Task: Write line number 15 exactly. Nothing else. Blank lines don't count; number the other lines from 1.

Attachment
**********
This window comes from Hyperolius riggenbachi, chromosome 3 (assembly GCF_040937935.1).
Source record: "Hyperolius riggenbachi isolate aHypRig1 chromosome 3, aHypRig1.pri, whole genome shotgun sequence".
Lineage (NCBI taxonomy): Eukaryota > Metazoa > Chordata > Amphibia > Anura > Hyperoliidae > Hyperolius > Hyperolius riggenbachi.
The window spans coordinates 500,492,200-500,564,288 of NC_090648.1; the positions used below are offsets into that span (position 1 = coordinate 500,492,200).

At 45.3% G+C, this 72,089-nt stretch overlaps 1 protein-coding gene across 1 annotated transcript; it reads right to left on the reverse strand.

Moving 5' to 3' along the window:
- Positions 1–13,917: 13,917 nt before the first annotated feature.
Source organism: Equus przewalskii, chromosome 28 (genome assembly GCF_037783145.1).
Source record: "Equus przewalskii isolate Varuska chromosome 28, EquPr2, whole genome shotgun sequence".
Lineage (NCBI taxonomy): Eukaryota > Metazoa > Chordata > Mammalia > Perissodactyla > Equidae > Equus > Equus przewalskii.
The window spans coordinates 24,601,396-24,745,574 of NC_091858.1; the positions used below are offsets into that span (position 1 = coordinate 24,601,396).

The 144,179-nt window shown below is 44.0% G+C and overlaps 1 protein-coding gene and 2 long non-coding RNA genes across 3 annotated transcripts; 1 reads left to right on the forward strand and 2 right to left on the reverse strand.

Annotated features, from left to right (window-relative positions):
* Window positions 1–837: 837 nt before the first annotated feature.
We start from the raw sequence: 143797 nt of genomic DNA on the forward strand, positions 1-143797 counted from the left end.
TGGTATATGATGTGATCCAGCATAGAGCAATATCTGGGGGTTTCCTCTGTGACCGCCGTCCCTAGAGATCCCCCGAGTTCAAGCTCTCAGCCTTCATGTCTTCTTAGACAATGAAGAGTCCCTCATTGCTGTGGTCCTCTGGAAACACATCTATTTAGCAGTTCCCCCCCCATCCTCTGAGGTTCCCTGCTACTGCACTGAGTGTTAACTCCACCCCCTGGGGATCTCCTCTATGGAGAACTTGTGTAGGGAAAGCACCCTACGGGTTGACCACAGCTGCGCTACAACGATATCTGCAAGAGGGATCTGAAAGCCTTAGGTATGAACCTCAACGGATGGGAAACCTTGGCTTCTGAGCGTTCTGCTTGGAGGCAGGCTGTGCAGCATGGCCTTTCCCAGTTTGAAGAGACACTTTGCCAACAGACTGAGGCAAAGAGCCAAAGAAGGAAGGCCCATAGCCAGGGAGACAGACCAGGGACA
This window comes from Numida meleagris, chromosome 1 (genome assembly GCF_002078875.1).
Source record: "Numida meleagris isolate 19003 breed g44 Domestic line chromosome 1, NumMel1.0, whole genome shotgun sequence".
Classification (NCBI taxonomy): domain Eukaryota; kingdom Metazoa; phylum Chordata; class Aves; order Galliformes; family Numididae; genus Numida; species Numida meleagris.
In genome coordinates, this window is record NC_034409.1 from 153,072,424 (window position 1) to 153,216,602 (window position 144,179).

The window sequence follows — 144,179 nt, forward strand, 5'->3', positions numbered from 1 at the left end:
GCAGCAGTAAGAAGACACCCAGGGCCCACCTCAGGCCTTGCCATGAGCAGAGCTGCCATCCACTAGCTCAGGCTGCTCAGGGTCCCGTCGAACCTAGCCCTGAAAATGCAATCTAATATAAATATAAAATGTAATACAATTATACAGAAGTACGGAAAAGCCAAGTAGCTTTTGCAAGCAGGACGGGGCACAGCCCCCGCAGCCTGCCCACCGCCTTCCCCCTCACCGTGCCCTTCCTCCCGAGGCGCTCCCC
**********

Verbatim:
We start from the raw sequence: 143797 nt of genomic DNA on the forward strand, positions 1-143797 counted from the left end.